On June 23, 2022, the Federal Trade Commission (FTC) announced that it had begun the process of adopting regulations for dealers in connection with the advertising and sale of new cars. The proposed rules target “[d]better control over the flow and timing of information,” which the FTC says “allows them to add fees or change contract terms late in the buying or leasing process.” The proposed rules regulate this flow of information, imposing significant limits on how dealers advertise to attract customers to dealerships and initial dealer disclosure requirements at the start of negotiations, including requiring the dealer to informing the consumer of the “total cash price” for a specific vehicle in the dealer’s “first response” to a consumer’s inquiry regarding that vehicle.

FTC cites ‘long-standing’ issues as reason for new rules

The FTC provided a lengthy and detailed rationale for the proposed rules, explaining that because buying a car is “not only an expensive endeavor” but also “time-consuming and arduous”, the proposed rules are necessary. to ensure that consumers are not deceived. in dealerships with price promises or offers that are not actually available. The FTC cited as additional justification “more than 100,000 complaints in each of the past three years regarding new and used motor vehicle sales” it had received, noting that “complaints regarding motor vehicle transactions consistently feature in the top ten categories of complaints tracked by the agency.”

The FTC further noted that “[a] a significant consumer protection concern is that consumers pay for add-ons without knowing about them or expressly agreeing to them”, with some dealers waiting “until late in the transaction to mention the add-ons and then doing so[ing] therefore misleadingly. According to the FTC, “[i]Over the past ten years, the Commission has filed more than fifty enforcement actions and conducted two enforcement operations to protect consumers in the motor vehicle market, including one that involved 181 state enforcement actions” , justifying the adoption of rules to remedy it. long-standing issues. »

The rules would impose advertising limits and require early disclosure of prices

The FTC’s proposed rules for new car dealerships would prohibit new car dealerships from, among other things, misrepresenting the “costs or terms of purchasing, financing, or leasing a vehicle.”[a]any cost, limitation, benefit or any other material aspect of an add-on product or service”, “[w]Whether the terms are, or the transaction is, for financing or a lease,” “[t]the availability of any discount or rebate that is reflected in the advertised price but is not available to all consumers” and “[t]the availability of vehicles at an advertised price. In explaining the need for these prohibitions, the FTC noted that “the cost or price of a vehicle is material – it is likely to affect a consumer’s driving, including the purchase of a particular vehicle from a particular dealer”.

In addition to these prohibitions, the FTC’s proposed rules would impose positive disclosure obligations on dealers early in the trading process. Among other things, the proposed rules would require that when a consumer and dealer communicate about a particular vehicle, “[t]The offer price for the vehicle must be disclosed in the dealer’s first response regarding that specific vehicle to the consumer” and “[i]If the communication or response is in writing, the offer price must be disclosed in writing. The term “offer price” is defined as “the total cash price for which a dealer will sell or finance the motor vehicle to any consumer, excluding only required government fees”, such that a dealer would be required to commit to a retail price (and negotiate from that price) before negotiating other aspects of the transaction with the customer.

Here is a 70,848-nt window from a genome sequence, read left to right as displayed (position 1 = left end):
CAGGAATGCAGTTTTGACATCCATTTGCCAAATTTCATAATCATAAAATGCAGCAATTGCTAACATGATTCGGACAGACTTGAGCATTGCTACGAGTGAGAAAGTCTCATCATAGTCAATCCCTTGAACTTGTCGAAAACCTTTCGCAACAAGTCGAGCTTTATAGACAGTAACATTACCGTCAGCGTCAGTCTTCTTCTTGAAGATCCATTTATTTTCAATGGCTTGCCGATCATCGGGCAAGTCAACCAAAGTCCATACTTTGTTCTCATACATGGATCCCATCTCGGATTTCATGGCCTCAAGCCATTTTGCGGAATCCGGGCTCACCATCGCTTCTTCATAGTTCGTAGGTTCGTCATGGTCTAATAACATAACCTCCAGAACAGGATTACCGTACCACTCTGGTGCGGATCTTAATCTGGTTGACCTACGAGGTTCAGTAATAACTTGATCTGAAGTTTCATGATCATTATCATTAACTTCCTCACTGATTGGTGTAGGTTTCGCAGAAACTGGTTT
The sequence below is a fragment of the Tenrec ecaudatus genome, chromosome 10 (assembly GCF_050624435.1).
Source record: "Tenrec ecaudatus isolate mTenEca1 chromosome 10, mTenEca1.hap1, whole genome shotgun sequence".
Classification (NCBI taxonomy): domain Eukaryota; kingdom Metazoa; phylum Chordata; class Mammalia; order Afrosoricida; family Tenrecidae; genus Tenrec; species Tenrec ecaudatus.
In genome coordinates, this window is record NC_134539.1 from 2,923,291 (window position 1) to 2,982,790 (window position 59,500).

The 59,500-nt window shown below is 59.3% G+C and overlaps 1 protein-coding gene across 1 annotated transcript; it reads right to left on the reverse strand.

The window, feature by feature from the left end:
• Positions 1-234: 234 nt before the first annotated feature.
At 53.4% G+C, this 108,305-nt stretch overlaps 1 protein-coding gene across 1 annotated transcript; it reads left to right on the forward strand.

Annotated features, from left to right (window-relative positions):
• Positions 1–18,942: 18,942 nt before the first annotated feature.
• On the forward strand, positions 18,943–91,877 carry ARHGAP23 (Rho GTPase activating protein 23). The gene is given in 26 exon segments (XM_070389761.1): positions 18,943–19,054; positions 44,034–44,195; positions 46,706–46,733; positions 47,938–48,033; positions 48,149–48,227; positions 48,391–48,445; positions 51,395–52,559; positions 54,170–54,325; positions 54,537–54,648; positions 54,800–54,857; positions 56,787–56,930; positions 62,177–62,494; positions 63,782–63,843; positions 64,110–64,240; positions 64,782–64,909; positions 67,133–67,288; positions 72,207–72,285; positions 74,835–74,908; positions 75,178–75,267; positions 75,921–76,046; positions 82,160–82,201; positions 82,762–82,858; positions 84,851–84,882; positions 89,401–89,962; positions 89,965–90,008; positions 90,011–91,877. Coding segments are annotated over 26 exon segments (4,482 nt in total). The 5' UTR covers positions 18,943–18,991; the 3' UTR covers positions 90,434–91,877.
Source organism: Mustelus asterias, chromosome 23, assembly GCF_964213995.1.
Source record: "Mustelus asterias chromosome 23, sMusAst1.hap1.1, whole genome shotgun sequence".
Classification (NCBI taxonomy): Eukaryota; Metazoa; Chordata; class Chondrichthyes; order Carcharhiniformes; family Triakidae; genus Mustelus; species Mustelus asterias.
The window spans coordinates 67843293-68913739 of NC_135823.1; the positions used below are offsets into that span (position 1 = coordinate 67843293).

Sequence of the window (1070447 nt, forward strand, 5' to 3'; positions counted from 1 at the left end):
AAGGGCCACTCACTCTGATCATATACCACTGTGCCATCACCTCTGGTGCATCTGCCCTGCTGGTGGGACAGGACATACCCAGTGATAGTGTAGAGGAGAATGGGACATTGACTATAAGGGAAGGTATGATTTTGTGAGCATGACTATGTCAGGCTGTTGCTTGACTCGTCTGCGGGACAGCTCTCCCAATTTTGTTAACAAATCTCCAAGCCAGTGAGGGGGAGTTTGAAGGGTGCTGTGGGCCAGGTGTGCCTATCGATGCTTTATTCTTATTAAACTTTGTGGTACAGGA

The proposed rules would also require dealerships that sell add-ons for vehicles to disclose the prices of those add-ons.”[o]n each website, online service or mobile application operated by or on behalf of the Dealer, and in each dealership. According to the FTC, these disclosure requirements would provide consumers with much more information about the prices actually available for vehicles and add-ons before those consumers invest time in visiting a dealership.

The proposed rules do not meet with universal approval

Unsurprisingly, the National Automobile Dealers Association, a trade association for new car dealerships, reacted negatively to the proposal, saying the rules, if passed, “will cause great harm to consumers by raising prices, extending transaction delays and making the customer experience much more complex and inefficient.Although four of the five FTC commissioners voted in favor of starting the regulatory process, one FTC commissioner dissented. dissenting statement, FTC Commissioner Christine Wilson expressed concern that the proposed rules could stifle innovation, particularly because “consumer car buying has moved online with services that help consumers negotiate prices and locate desired vehicles” and new market entrants like Tesla and Carvana. introduced “selling methods that avoid having to enter a dealership at all”.

The FTC’s regulation of vehicle sales is not new and appears to fall within the agency’s mandate from the US Congress. As noted by the four FTC commissioners who voted to move the rulemaking process forward, Congress gave the FTC the power over a decade ago, through the Dodd- Frank, to enact rules for new car dealerships. Additionally, the FTC passed rules for used car dealerships nearly 40 years ago. The FTC will now receive public comment as part of the rulemaking process before making a final decision on what regulations, if any, should be enacted for new car dealerships.